Kids, especially infants and toddlers, get sick. It happens -- a lot. My tip to parents: It's okay to reschedule. The last thing a sick kid wants is a camera in his or her face. The last thing parents want is for their little tyke to become more ill. And the last thing I want are unhappy clients. It's much better to photograph a little one when they're feeling happy than when they're under the weather. If that means pushing a photo session back by a few days or weeks, then so be it. I promise everyone will be happier for it.
2. Bring toys!
If your little guy or girl is under 5, I highly recommend parents bring toys to the session. They don't have to be in the photos, but it doesn't always hurt if they are. Toys -- especially a favorite one -- are a great way to help a little one who is shy feel comforted.
3. Don't worry about matching.
Family photos are often seen as formal occasions -- and that can often lead to new clothes and matching outfits. For little tykes, sometimes it's just too much. The new clothes, the camera and the stranger (me) making weird faces and giving art direction can feel like pressure to perform. My goal is to make everyone -- no matter their age -- feel relaxed and confident. I'm going for authentic smiles and happy laughs. Clothing has a lot to do with that, which is why I always encourage parents to let their kids take a small lead when it comes to family photo wear.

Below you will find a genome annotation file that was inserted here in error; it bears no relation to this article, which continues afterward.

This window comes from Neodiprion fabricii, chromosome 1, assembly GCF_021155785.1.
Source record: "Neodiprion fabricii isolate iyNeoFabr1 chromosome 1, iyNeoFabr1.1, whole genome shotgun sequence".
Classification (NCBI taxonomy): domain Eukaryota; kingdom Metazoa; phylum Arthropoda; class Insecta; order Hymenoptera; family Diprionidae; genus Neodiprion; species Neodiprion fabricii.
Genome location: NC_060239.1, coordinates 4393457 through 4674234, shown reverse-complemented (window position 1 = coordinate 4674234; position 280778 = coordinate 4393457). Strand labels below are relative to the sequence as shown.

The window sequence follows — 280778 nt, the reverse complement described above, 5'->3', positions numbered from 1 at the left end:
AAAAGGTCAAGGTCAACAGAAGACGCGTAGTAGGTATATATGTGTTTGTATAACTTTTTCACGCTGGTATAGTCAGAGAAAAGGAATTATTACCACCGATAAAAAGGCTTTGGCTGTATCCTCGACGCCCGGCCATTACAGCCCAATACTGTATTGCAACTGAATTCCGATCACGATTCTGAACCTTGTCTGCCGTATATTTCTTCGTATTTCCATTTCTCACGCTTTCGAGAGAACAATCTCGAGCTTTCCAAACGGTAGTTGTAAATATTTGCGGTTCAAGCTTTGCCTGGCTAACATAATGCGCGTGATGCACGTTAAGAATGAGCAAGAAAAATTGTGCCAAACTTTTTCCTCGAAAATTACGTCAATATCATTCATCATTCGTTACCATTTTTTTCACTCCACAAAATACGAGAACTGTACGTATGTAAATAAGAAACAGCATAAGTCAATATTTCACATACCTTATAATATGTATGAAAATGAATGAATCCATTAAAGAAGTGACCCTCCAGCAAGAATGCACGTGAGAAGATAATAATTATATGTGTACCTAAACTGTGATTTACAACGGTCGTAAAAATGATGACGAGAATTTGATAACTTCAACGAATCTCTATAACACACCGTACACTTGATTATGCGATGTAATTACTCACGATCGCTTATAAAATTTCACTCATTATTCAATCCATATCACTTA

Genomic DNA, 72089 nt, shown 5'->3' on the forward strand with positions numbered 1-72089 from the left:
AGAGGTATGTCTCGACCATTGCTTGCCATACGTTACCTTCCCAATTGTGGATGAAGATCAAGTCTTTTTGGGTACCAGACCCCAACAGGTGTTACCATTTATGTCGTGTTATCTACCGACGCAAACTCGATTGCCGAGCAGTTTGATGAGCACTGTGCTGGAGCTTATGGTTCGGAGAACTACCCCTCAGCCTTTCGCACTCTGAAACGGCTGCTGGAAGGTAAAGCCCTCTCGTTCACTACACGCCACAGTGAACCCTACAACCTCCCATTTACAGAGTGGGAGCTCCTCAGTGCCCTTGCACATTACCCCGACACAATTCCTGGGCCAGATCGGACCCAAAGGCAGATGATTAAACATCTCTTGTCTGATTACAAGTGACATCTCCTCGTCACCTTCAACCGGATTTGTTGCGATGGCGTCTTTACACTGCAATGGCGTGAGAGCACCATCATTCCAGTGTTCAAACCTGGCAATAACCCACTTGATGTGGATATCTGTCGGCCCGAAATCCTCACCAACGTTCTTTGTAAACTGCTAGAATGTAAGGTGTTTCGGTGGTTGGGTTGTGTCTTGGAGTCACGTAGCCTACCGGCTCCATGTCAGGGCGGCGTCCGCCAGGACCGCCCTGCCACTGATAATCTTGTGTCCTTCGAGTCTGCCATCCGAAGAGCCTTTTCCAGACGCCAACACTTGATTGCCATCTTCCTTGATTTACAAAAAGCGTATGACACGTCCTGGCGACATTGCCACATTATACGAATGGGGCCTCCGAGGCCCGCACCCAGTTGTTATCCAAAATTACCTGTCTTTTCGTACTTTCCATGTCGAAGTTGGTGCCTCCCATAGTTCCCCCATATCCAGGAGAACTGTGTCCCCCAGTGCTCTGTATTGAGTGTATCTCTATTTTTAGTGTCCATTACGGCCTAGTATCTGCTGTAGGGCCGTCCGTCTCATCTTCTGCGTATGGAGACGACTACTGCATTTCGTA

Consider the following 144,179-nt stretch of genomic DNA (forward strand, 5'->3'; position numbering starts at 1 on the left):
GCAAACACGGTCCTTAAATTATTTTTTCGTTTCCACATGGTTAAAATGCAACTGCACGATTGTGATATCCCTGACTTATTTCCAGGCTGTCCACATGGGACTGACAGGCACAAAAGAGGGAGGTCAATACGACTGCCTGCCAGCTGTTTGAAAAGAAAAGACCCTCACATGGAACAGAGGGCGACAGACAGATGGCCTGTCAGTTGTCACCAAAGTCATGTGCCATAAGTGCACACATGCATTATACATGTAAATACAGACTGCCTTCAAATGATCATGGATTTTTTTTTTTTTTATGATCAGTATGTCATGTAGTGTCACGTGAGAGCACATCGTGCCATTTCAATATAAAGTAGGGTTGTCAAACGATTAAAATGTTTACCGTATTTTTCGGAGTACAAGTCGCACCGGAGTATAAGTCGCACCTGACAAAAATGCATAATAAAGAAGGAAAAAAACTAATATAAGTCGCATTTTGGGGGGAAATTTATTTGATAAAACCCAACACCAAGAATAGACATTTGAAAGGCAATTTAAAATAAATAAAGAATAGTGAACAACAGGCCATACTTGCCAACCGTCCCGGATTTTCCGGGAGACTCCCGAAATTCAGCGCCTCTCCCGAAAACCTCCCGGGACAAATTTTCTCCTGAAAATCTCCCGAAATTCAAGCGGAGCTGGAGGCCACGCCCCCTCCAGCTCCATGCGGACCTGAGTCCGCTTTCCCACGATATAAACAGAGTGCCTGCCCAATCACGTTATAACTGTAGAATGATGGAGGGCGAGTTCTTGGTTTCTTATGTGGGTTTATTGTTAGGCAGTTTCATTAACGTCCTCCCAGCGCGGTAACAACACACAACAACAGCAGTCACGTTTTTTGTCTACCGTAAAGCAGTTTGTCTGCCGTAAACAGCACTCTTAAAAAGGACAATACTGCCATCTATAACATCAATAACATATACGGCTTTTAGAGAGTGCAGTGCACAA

For toddlers, that might mean letting them dress themselves -- yup, pink cowboy hat, tutu, striped socks and all -- for the day. For 7- and 8-year-olds, that might mean letting them choose a favorite shirt, skirt, or hair piece to wear.
I always offer families the option for two outfits per person, so worry not moms who feel horrified right now. We can always start with the formals, and end with less formal attire.
4. Choose a distraction-free location.
One of the most frequent questions I get asked is about location. When kids are involved, the answer is simple: a place that's quiet and without distractions. This can be a small park, an open field, a backyard or walking trail. It should not be a fair, outdoor market, sports stadium, or party.
As enticing as they might sound, the aforementioned locations (and other places like them) can be overstimulating for kids. They can also make it difficult for communication -- which is key when it comes to any kind of photography. Places that are quiet and distraction-free give clear signals to kids that family photos are the priority. They can also foster creativity in children, which can lend itself nicely to those beautifully unexpected candid moments.
I keep a running list of favorite family photo locations, so if you're stumped about where to get photos taken, don't worry. I'm here to help!
Family photos don't always have to be formal. Sure, it's great to get a few grip-and-grin shots for the family holiday card, but stiff poses and cheesy smiles aren't always authentic. To capture truly fun-filled, joyful moments, I always encourage families to have fun and yes, even play, during photo sessions. Engaging your kids to partake in activities they enjoy doing will help put them at ease, bring out their true personalities, and can make for some really unique shots. Check out the image below of 5-year-old Mickey playing restaurant with his mom, Jen. There's no way I could have captured this if Jen wasn't open to foregoing traditional photo formalities!